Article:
At least five people died at Kabul airport as hundreds of people tried to forcibly board evacuation flights, witnesses have said.
One eyewitness told Reuters on Monday that they had seen five bodies being carried away, while another said it was unclear how the victims had died.
Repeated gunshots can be heard in some videos taken at the airport, while others show crowds of people squeezing up ramps, desperate to get a seat on overcrowded planes.
In the ensuing chaos, thousands of Afghans headed to the airport in the hope of catching a flight abroad. US troops, who control the airport, later fired warning shots to break up the crowds, a US official confirmed.
American diplomats were airlifted from the US embassy to the airport by helicopter, ahead of their withdrawal from the country.
Australia, Spain and Italy also sent military aircraft to evacuate their embassy staff and other citizens. “We have transported all the embassy staff as well as protection crews to the airport,” Spanish interior minister Fernando Grande-Marlaska said.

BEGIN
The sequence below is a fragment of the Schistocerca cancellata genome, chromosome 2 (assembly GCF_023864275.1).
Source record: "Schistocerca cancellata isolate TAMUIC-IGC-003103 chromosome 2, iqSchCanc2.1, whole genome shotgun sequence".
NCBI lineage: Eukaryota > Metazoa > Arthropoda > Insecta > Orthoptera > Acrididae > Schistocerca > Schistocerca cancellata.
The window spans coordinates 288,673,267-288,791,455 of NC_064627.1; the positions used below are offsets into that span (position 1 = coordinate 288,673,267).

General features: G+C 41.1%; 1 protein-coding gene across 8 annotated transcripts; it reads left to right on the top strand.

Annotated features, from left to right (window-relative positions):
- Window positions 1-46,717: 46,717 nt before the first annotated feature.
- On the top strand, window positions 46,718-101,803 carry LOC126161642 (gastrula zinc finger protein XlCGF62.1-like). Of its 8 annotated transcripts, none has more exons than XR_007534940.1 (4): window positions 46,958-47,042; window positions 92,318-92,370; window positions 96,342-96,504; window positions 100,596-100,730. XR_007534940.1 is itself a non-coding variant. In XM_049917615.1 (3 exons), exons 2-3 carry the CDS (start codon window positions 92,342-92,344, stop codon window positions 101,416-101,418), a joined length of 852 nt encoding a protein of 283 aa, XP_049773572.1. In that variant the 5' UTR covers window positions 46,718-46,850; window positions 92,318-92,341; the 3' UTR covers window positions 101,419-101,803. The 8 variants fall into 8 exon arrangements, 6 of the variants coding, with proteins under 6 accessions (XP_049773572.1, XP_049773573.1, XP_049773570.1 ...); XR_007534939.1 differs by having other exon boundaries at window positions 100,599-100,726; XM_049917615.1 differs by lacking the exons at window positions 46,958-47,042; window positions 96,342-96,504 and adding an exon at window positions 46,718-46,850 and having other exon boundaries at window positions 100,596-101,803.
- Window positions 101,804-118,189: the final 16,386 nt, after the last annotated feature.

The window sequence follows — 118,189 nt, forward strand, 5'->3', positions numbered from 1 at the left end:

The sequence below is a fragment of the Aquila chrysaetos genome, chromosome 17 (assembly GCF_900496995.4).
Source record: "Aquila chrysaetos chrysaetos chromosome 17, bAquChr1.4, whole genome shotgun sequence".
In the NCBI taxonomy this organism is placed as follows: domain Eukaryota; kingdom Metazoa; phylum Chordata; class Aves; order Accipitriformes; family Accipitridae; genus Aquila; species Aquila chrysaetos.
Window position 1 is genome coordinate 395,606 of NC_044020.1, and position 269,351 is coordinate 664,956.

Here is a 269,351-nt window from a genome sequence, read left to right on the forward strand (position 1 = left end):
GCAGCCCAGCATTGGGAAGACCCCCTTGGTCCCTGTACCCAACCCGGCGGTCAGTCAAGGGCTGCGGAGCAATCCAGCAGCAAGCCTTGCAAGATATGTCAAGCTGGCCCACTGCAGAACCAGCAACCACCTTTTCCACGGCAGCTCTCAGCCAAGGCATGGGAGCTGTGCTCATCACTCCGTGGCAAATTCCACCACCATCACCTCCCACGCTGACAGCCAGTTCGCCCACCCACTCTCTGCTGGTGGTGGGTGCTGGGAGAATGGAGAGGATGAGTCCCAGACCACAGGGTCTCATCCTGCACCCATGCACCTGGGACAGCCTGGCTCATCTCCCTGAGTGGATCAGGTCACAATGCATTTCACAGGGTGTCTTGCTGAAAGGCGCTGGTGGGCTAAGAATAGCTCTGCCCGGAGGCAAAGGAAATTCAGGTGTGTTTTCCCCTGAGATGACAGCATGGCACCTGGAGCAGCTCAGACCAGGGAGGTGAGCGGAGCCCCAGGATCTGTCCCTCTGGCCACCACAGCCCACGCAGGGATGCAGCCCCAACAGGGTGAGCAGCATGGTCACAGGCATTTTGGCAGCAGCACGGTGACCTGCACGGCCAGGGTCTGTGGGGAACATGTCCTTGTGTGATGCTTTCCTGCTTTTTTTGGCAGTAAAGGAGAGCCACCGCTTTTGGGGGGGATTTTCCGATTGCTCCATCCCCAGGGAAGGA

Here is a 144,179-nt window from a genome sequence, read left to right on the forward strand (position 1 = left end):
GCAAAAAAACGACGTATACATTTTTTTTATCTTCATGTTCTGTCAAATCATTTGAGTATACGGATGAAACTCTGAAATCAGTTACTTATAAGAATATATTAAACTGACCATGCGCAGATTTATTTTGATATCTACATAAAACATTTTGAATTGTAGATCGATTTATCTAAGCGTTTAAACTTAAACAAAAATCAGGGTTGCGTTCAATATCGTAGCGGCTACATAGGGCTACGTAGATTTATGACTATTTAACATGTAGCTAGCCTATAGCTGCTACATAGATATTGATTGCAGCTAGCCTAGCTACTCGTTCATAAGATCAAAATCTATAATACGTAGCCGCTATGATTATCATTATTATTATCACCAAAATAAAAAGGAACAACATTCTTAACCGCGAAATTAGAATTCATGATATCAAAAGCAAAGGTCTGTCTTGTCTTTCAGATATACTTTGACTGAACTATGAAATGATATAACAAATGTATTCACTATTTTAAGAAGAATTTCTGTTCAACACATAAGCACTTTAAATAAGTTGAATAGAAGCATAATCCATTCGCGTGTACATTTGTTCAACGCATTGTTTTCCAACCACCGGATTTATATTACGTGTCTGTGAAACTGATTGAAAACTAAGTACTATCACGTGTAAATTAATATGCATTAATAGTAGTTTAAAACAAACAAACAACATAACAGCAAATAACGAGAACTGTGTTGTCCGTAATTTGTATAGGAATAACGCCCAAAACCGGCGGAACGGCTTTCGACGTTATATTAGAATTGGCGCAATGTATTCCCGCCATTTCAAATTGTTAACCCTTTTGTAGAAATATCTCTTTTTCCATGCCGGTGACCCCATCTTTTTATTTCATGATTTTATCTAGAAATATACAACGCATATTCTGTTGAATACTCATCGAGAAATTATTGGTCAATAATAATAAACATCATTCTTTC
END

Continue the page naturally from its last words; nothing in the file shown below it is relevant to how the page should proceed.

While the evacuation of diplomats continues, the “civilian side” of the airport is now “closed until further notice”, Afghanistan’s Civil Aviation Authority said in a statement on Monday.
Rakhshanda Jilali, a human rights activist who is trying to flee to Pakistan, highlighted the contrast between the treatment of locals and diplomats. “This is our airport but we are seeing diplomats being evacuated while we wait in complete uncertainty.”
Speaking of the scenes at Kabul airport, the BBC’s South Asia bureau chief Nicola Careem said: “This is, perhaps, one of the saddest images I’ve seen from Afghanistan. A people who are desperate and abandoned. No aid agencies, no UN, no government. Nothing.”
Conservative MP Tobias Ellwood compared the chaotic scenes to "Saigon 2.0", referencing evacuations as the North Vietnamese army captured the southern capital and ended the Vietnam War.
Mr Ellwood, a former British Army captain and current chairman of the Defence Select Committee, tweeted: "Chaotic exodus from Kabul airport. Apaches used to clear the runway.
"If this is not Saigon 2.0 I don't know what is. Is this how we thought we'd depart Afghanistan? I repeat my call for a UK inquiry."
In a lightning-quick offensive, the Taliban took control of Afghanistan after the US started to withdraw its forces, with the insurgents seizing Kabul a little more than a week after capturing their first provincial capital.
US president Joe Biden has been strongly criticised for the rushed American exit from Afghanistan, after he decided to end his country’s 20-year presence there.
Additional reporting by agencies
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